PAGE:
Interdisciplinarity as conversation

This blog is premised on the need for an interdisciplinary approach to the Anthropocene—indeed, to the general question of human beings’ relationship with their environment. And it aspires to embody a certain conception of interdisciplinarity—one which uses conversation as a model for the interaction among people from diverse intellectual backgrounds. Continue reading

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The Anthropocene Idea: Janus-Faced and Interdisciplinary

We welcome to the blog John Meyer, of Humboldt State University, for the next in our series on Environmental Political Theory.


I’m very pleased to contribute to this collection of posts about the challenge of the Anthropocene for environmental political theory (and vice versa). I want to reflect upon two widely espoused Continue reading

Habitation in the Anthropocene, 2.0

HabAnth screen shot

Last week I submitted version 2.0 of Habitation in the Anthropocene: An Interdisciplinary Interaction contribution to  the Social Media in the Anthropocene project. Please click the screenshot of the homepage to visit. Continue reading

“The Story of Big History”

CITATION:
Ian Hesketh. 2014. History of the Present, Vol. 4, No. 2, pp. 171-202.
ON-LINE AVAILABILITY:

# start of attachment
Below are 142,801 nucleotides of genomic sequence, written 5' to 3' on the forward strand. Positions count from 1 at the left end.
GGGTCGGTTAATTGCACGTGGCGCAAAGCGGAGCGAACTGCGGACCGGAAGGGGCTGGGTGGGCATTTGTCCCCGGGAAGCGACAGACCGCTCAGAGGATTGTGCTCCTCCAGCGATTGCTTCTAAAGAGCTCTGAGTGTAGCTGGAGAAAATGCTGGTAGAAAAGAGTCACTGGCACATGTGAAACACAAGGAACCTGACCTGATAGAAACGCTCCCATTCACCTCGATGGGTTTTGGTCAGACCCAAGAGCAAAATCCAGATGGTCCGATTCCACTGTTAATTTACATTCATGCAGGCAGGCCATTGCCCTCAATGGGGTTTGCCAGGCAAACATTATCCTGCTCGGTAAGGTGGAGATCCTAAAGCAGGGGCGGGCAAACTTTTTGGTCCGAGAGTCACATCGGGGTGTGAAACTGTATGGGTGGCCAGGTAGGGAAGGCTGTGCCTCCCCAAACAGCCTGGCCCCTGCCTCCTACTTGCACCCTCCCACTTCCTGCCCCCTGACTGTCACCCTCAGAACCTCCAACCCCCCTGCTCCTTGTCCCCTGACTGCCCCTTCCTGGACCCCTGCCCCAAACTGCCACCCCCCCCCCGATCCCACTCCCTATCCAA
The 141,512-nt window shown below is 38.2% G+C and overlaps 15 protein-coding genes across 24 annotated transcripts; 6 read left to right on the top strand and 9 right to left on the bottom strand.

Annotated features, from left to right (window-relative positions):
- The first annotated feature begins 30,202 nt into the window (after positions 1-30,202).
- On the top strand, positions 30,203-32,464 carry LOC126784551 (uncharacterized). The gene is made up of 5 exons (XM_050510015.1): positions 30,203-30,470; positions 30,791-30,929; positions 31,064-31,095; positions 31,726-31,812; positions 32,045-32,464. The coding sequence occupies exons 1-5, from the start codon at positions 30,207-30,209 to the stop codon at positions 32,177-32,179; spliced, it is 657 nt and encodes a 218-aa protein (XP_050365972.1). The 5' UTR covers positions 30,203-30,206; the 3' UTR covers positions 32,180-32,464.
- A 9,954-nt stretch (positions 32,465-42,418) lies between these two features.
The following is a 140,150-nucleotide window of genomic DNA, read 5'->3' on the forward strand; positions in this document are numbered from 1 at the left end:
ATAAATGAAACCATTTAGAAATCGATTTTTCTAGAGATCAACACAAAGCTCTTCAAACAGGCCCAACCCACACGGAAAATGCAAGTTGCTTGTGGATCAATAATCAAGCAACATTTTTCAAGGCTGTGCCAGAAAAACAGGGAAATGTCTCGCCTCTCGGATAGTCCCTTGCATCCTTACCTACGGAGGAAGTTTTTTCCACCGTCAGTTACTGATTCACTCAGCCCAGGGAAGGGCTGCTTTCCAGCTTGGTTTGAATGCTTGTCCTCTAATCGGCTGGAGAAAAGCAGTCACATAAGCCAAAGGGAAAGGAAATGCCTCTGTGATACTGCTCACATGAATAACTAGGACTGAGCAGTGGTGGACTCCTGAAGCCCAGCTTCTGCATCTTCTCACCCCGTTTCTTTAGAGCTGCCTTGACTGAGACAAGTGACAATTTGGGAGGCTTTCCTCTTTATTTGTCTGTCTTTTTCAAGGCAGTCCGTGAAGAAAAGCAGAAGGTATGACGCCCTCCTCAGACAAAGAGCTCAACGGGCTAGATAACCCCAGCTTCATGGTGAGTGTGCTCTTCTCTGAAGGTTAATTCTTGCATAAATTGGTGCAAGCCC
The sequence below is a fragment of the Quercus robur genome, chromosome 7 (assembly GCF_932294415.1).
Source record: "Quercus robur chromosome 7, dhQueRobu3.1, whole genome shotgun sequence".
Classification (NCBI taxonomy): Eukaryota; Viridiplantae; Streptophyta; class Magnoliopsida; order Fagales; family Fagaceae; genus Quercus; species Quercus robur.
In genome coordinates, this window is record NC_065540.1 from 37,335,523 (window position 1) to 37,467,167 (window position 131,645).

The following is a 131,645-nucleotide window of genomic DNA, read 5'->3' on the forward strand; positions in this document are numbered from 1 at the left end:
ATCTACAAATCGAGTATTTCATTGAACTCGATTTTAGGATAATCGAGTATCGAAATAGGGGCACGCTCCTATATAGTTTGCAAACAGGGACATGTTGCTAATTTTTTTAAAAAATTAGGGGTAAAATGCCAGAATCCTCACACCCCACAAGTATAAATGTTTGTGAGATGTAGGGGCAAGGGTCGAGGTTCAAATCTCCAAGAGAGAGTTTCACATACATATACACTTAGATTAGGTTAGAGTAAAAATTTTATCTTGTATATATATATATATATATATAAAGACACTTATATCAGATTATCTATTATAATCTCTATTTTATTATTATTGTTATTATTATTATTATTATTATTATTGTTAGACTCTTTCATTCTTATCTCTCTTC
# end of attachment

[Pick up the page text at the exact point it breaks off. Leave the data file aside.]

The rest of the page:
ABSTRACT:
Currently, a group of historians is claiming that it might be history that provides the framework for a scientific and evolutionary account of everything. Big History, so named by its foremost practitioner, David Christian, seeks to Continue reading

Big History, Deep History, and the Problem of Scale

What does it mean to talk about the anthropocene historically? Thinking about this has forced me to take a closer look at a couple areas of scholarship that I’ve watched grow over the past few years: big history and deep history. These two interdisciplinary projects have recently gained Continue reading

“What is ecological engineering?”

CITATION:
Mitsch, W.J. 2012. Ecological Engineering, Vol. 45, pp. 5-12.
ON-LINE AVAILABILITY:
ABSTRACT:
Ecological engineering, defined as the design of sustainable ecosystems that integrate human society with its natural environment for the benefit of both, has developed over the last 30 years, and rapidly over the last 10 years. Its goals include Continue reading

The Anthropocene Campus

Recently it was my privilege to attend the “Anthropocene Campus” at the Haus der Kulturen der Welt (HKW) in Berlin. The Campus brought together over 150 participants from around the world and with an incredible diversity of intellectual backgrounds for Continue reading